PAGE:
Posted on April 22 2015 by Andrew Kiser
After the announcement of Zelda WiiU’s delay, there have been many different reactions. No matter what your reaction, it’s hard not to appreciate the sheer honesty from Nintendo about why they felt they needed more time with the first true HD Zelda title. With Nintendo being a company that has historically focused on gameplay first, story second, and graphics last, it’s not hard to imagine the growing pains they must be experiencing during this process. Nintendo EAD general manager Katsuya Eguchi has given us some insight on what those growing pains actually look like and how their focus is still on providing top quality games upon release.
Hit the jump to find out more!
In an interview with EDGE, Katsuya Eguchi talks about the difficulties of the larger staff required for HD programming. We as gamers sometimes forget that with greater graphics comes greater man-power and money to make it all happen. We easily look at other companies and how long they have been living the HD dream but fail to fully examine the large gap between the end result. While games on other system have been in HD for years, the reviews, ratings, and response to those games are often much lower then the top quality of Nintendo games. I think this is simply because they have always had a commitment to making a game be the best that it can be, no matter the cost. While some companies rush releases and have to deal with a lot of bugs, Nintendo rarely has any issues after release. Below are some comments from Katsuya Eguchi on just how much is changing to get their HD team up to par with the rest of their high quality requirements.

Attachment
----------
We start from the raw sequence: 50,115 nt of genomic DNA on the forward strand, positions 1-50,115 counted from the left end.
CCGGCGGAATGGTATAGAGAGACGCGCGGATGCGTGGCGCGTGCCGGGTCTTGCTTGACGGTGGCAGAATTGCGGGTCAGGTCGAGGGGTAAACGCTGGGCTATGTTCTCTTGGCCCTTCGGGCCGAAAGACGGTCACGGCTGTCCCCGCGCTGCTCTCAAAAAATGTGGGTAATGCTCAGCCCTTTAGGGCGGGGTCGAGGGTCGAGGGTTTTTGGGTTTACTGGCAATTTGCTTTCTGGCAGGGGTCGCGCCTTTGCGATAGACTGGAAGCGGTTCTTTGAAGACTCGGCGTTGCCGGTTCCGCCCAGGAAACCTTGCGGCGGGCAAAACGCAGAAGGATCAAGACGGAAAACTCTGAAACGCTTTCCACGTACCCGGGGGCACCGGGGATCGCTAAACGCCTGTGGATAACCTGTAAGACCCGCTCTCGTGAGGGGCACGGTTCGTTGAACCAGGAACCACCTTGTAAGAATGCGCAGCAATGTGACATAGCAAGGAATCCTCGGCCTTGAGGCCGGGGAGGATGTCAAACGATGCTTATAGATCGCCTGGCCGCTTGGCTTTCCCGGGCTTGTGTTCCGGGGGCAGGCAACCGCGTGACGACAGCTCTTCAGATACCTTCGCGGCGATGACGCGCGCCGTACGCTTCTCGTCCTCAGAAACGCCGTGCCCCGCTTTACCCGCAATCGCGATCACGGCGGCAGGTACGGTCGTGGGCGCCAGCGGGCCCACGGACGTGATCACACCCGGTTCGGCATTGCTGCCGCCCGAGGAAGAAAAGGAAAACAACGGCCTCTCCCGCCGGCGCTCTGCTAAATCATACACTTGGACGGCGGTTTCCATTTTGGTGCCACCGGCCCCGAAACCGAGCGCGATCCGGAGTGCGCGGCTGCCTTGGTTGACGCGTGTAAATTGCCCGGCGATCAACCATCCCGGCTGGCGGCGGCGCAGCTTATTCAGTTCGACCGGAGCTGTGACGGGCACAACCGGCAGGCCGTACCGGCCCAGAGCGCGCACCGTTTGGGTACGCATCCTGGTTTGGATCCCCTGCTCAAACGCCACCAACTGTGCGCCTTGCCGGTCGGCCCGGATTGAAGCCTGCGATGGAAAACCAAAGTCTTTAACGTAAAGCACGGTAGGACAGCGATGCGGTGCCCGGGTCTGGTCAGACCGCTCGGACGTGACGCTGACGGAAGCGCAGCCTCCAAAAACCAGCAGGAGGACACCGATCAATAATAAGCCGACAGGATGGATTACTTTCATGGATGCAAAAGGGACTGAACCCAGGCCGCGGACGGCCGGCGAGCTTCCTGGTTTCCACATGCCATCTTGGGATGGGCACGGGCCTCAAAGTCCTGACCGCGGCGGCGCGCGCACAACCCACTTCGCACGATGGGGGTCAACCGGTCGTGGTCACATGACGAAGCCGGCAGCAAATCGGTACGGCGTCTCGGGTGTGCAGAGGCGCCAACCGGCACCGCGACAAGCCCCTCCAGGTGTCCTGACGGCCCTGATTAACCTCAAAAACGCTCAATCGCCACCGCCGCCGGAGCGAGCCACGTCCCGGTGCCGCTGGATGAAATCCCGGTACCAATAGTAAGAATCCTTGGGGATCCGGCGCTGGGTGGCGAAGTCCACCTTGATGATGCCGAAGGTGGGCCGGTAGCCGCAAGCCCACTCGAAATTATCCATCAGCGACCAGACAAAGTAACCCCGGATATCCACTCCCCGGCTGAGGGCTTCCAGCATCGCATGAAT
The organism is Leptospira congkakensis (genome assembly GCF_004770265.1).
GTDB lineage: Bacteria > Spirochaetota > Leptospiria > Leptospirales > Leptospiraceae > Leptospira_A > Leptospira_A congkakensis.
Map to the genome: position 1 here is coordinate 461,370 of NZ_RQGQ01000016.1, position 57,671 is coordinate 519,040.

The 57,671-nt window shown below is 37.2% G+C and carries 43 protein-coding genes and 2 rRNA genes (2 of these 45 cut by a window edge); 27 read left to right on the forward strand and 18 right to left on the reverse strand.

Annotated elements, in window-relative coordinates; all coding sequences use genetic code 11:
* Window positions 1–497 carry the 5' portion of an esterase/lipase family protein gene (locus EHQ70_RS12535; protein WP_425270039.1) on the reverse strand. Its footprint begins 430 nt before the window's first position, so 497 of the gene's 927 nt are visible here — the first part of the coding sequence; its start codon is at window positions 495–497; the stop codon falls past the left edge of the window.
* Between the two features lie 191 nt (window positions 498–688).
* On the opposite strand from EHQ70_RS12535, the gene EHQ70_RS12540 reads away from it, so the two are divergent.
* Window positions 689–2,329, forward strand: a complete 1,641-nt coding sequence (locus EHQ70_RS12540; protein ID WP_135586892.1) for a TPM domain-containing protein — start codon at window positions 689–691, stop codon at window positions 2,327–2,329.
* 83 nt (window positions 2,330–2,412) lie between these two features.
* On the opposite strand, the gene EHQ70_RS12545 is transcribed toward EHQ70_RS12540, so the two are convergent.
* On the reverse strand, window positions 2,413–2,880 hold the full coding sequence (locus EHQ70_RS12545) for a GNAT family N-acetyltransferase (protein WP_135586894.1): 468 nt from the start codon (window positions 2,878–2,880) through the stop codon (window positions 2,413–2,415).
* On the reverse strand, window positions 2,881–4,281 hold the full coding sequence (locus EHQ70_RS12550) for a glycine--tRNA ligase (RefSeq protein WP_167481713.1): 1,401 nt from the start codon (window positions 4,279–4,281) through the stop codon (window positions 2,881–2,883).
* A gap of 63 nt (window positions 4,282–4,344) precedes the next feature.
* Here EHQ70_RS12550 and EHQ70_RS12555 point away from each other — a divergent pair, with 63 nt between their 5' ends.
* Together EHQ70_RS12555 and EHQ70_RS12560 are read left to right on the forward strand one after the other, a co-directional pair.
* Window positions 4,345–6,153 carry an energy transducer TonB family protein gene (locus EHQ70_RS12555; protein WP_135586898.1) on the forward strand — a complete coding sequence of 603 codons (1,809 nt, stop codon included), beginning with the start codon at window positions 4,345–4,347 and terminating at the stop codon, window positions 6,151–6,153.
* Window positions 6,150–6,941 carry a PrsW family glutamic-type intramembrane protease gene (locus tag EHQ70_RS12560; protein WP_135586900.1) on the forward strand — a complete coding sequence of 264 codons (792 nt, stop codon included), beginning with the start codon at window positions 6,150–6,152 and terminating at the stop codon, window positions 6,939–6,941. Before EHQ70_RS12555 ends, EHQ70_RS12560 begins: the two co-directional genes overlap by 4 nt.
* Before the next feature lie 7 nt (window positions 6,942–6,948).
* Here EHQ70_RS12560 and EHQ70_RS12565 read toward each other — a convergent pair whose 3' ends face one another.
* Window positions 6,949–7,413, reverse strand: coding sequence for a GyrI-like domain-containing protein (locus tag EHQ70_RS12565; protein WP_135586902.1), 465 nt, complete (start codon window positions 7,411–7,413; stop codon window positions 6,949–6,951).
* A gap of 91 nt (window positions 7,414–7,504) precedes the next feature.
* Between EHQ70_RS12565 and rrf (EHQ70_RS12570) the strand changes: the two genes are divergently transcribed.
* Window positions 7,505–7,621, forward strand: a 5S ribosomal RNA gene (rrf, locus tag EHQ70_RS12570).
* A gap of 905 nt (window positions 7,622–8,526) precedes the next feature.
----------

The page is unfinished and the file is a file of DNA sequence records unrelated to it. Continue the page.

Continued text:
“As you say, HD development tends to need a lot more people due to the higher standards required,” Eguchi began in his response to EDGE in their latest issue. “The question of how to secure the necessary programmers and designers is one common to all companies in the industry, and everyone has to find ways of dealing with it. For example, if you increase the number of staff, there will be a greater difference in skill levels between them, which makes managing quality control extremely important.”
“However, what’s really critical is making sure that this increased number of staff aren’t doing any unnecessary work. It hurts to imagine just how many people’s work would be wasted if we had to redo something. Being able to judge what needs to be done is the key to making sure that people and time are not wasted. This applies not only to decisions about specific features after development has started, but also to the starting point itself – what kind of new game to make, for example. That is critical, and getting it wrong runs the risk of the whole project amounting to nothing.”
Are you happy to see Nintendo take extra time to make the best quality HD games they can? Do you prefer earlier releases with bugs and patches as opposed to waiting for a more polished game? Let us know in the comments below what you prefer!
Source: Nintendo Insider